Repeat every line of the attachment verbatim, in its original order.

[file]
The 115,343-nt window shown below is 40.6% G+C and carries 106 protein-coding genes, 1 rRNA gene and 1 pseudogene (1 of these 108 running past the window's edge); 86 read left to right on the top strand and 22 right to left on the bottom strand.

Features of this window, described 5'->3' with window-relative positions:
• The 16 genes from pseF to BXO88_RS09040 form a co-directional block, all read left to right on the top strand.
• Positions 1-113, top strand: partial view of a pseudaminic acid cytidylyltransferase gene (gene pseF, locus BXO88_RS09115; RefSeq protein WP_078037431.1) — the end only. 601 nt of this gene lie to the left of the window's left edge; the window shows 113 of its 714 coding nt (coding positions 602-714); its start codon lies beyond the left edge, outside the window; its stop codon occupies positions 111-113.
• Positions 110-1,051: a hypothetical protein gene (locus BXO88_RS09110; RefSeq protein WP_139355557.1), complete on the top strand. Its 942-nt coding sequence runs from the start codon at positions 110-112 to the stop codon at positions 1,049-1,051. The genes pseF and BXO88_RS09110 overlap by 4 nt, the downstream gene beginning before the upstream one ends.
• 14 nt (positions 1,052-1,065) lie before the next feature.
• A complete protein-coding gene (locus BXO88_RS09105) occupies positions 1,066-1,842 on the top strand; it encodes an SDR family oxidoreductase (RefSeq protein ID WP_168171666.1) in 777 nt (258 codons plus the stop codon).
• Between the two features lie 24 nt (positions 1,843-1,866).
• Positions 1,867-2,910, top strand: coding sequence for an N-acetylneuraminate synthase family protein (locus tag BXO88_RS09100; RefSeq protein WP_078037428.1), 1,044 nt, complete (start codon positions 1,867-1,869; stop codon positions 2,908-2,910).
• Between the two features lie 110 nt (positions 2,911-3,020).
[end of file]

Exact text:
The 115,343-nt window shown below is 40.6% G+C and carries 106 protein-coding genes, 1 rRNA gene and 1 pseudogene (1 of these 108 running past the window's edge); 86 read left to right on the top strand and 22 right to left on the bottom strand.

Features of this window, described 5'->3' with window-relative positions:
• The 16 genes from pseF to BXO88_RS09040 form a co-directional block, all read left to right on the top strand.
• Positions 1-113, top strand: partial view of a pseudaminic acid cytidylyltransferase gene (gene pseF, locus BXO88_RS09115; RefSeq protein WP_078037431.1) — the end only. 601 nt of this gene lie to the left of the window's left edge; the window shows 113 of its 714 coding nt (coding positions 602-714); its start codon lies beyond the left edge, outside the window; its stop codon occupies positions 111-113.
• Positions 110-1,051: a hypothetical protein gene (locus BXO88_RS09110; RefSeq protein WP_139355557.1), complete on the top strand. Its 942-nt coding sequence runs from the start codon at positions 110-112 to the stop codon at positions 1,049-1,051. The genes pseF and BXO88_RS09110 overlap by 4 nt, the downstream gene beginning before the upstream one ends.
• 14 nt (positions 1,052-1,065) lie before the next feature.
• A complete protein-coding gene (locus BXO88_RS09105) occupies positions 1,066-1,842 on the top strand; it encodes an SDR family oxidoreductase (RefSeq protein ID WP_168171666.1) in 777 nt (258 codons plus the stop codon).
• Between the two features lie 24 nt (positions 1,843-1,866).
• Positions 1,867-2,910, top strand: coding sequence for an N-acetylneuraminate synthase family protein (locus tag BXO88_RS09100; RefSeq protein WP_078037428.1), 1,044 nt, complete (start codon positions 1,867-1,869; stop codon positions 2,908-2,910).
• Between the two features lie 110 nt (positions 2,911-3,020).